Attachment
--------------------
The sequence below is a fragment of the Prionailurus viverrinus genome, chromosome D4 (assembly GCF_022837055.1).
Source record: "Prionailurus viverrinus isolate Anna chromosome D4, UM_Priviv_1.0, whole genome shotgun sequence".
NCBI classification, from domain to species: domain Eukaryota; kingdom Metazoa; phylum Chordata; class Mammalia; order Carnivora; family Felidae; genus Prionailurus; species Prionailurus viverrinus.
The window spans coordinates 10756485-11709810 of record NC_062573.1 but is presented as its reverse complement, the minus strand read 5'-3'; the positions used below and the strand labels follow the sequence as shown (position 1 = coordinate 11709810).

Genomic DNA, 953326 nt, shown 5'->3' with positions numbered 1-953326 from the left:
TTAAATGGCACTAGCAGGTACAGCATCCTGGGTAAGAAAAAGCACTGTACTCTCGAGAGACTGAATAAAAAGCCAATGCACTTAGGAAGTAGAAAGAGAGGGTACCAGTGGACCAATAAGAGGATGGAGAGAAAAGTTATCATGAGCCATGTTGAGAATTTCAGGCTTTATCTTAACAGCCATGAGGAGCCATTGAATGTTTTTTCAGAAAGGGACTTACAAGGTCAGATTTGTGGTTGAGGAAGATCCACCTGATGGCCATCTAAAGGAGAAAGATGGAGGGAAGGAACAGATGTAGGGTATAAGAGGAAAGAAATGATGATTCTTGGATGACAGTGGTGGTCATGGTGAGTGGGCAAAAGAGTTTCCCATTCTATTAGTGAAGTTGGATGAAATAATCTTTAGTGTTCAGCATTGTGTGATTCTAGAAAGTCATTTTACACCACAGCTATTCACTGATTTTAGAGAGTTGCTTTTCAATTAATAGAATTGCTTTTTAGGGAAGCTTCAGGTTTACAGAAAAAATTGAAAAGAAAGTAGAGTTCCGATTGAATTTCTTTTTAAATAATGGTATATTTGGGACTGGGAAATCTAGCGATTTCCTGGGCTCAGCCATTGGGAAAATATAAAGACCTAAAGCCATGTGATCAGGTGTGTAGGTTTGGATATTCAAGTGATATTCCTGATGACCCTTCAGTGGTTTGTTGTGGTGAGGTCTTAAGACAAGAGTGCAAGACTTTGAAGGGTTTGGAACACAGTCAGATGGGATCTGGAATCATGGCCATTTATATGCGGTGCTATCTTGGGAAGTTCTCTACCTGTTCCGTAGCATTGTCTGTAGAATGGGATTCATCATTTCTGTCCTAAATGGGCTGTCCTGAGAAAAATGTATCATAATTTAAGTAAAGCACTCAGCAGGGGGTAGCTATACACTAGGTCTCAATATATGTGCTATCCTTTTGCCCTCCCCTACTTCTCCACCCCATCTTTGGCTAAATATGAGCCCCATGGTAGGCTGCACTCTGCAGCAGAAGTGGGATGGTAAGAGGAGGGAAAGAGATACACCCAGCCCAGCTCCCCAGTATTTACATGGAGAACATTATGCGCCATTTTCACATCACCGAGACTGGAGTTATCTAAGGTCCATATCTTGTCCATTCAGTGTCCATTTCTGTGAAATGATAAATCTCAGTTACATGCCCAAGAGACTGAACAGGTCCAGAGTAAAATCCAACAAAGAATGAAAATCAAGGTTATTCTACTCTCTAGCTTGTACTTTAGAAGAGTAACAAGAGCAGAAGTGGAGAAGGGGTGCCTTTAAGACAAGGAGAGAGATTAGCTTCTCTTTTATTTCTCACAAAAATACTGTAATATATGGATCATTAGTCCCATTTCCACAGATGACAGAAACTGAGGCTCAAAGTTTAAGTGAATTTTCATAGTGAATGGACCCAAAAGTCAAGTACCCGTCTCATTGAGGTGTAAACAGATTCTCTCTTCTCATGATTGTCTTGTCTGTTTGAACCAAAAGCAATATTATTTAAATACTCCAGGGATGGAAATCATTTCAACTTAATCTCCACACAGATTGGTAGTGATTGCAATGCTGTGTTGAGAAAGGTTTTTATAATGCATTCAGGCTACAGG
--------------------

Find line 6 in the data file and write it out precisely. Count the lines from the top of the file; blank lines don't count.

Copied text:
TTAAATGGCACTAGCAGGTACAGCATCCTGGGTAAGAAAAAGCACTGTACTCTCGAGAGACTGAATAAAAAGCCAATGCACTTAGGAAGTAGAAAGAGAGGGTACCAGTGGACCAATAAGAGGATGGAGAGAAAAGTTATCATGAGCCATGTTGAGAATTTCAGGCTTTATCTTAACAGCCATGAGGAGCCATTGAATGTTTTTTCAGAAAGGGACTTACAAGGTCAGATTTGTGGTTGAGGAAGATCCACCTGATGGCCATCTAAAGGAGAAAGATGGAGGGAAGGAACAGATGTAGGGTATAAGAGGAAAGAAATGATGATTCTTGGATGACAGTGGTGGTCATGGTGAGTGGGCAAAAGAGTTTCCCATTCTATTAGTGAAGTTGGATGAAATAATCTTTAGTGTTCAGCATTGTGTGATTCTAGAAAGTCATTTTACACCACAGCTATTCACTGATTTTAGAGAGTTGCTTTTCAATTAATAGAATTGCTTTTTAGGGAAGCTTCAGGTTTACAGAAAAAATTGAAAAGAAAGTAGAGTTCCGATTGAATTTCTTTTTAAATAATGGTATATTTGGGACTGGGAAATCTAGCGATTTCCTGGGCTCAGCCATTGGGAAAATATAAAGACCTAAAGCCATGTGATCAGGTGTGTAGGTTTGGATATTCAAGTGATATTCCTGATGACCCTTCAGTGGTTTGTTGTGGTGAGGTCTTAAGACAAGAGTGCAAGACTTTGAAGGGTTTGGAACACAGTCAGATGGGATCTGGAATCATGGCCATTTATATGCGGTGCTATCTTGGGAAGTTCTCTACCTGTTCCGTAGCATTGTCTGTAGAATGGGATTCATCATTTCTGTCCTAAATGGGCTGTCCTGAGAAAAATGTATCATAATTTAAGTAAAGCACTCAGCAGGGGGTAGCTATACACTAGGTCTCAATATATGTGCTATCCTTTTGCCCTCCCCTACTTCTCCACCCCATCTTTGGCTAAATATGAGCCCCATGGTAGGCTGCACTCTGCAGCAGAAGTGGGATGGTAAGAGGAGGGAAAGAGATACACCCAGCCCAGCTCCCCAGTATTTACATGGAGAACATTATGCGCCATTTTCACATCACCGAGACTGGAGTTATCTAAGGTCCATATCTTGTCCATTCAGTGTCCATTTCTGTGAAATGATAAATCTCAGTTACATGCCCAAGAGACTGAACAGGTCCAGAGTAAAATCCAACAAAGAATGAAAATCAAGGTTATTCTACTCTCTAGCTTGTACTTTAGAAGAGTAACAAGAGCAGAAGTGGAGAAGGGGTGCCTTTAAGACAAGGAGAGAGATTAGCTTCTCTTTTATTTCTCACAAAAATACTGTAATATATGGATCATTAGTCCCATTTCCACAGATGACAGAAACTGAGGCTCAAAGTTTAAGTGAATTTTCATAGTGAATGGACCCAAAAGTCAAGTACCCGTCTCATTGAGGTGTAAACAGATTCTCTCTTCTCATGATTGTCTTGTCTGTTTGAACCAAAAGCAATATTATTTAAATACTCCAGGGATGGAAATCATTTCAACTTAATCTCCACACAGATTGGTAGTGATTGCAATGCTGTGTTGAGAAAGGTTTTTATAATGCATTCAGGCTACAGG